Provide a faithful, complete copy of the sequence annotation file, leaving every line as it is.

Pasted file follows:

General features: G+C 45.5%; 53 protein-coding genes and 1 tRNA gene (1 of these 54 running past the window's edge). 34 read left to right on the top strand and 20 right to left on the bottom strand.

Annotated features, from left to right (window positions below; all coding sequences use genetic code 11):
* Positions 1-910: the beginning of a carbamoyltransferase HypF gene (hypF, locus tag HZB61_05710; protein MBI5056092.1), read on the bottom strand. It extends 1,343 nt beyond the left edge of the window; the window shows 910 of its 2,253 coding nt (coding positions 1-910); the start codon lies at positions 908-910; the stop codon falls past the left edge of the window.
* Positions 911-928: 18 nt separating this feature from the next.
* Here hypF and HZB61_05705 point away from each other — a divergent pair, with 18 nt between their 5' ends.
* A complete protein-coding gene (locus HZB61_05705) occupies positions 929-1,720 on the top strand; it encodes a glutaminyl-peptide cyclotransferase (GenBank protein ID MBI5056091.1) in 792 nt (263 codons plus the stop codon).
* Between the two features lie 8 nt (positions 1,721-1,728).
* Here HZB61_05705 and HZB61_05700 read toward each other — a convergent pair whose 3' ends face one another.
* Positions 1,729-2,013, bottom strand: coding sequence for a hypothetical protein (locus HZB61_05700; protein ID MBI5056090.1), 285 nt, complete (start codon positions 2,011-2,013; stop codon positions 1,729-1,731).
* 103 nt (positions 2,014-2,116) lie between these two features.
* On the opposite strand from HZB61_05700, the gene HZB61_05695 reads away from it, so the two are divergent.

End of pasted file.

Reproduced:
General features: G+C 45.5%; 53 protein-coding genes and 1 tRNA gene (1 of these 54 running past the window's edge). 34 read left to right on the top strand and 20 right to left on the bottom strand.

Annotated features, from left to right (window positions below; all coding sequences use genetic code 11):
* Positions 1-910: the beginning of a carbamoyltransferase HypF gene (hypF, locus tag HZB61_05710; protein MBI5056092.1), read on the bottom strand. It extends 1,343 nt beyond the left edge of the window; the window shows 910 of its 2,253 coding nt (coding positions 1-910); the start codon lies at positions 908-910; the stop codon falls past the left edge of the window.
* Positions 911-928: 18 nt separating this feature from the next.
* Here hypF and HZB61_05705 point away from each other — a divergent pair, with 18 nt between their 5' ends.
* A complete protein-coding gene (locus HZB61_05705) occupies positions 929-1,720 on the top strand; it encodes a glutaminyl-peptide cyclotransferase (GenBank protein ID MBI5056091.1) in 792 nt (263 codons plus the stop codon).
* Between the two features lie 8 nt (positions 1,721-1,728).
* Here HZB61_05705 and HZB61_05700 read toward each other — a convergent pair whose 3' ends face one another.
* Positions 1,729-2,013, bottom strand: coding sequence for a hypothetical protein (locus HZB61_05700; protein ID MBI5056090.1), 285 nt, complete (start codon positions 2,011-2,013; stop codon positions 1,729-1,731).
* 103 nt (positions 2,014-2,116) lie between these two features.
* On the opposite strand from HZB61_05700, the gene HZB61_05695 reads away from it, so the two are divergent.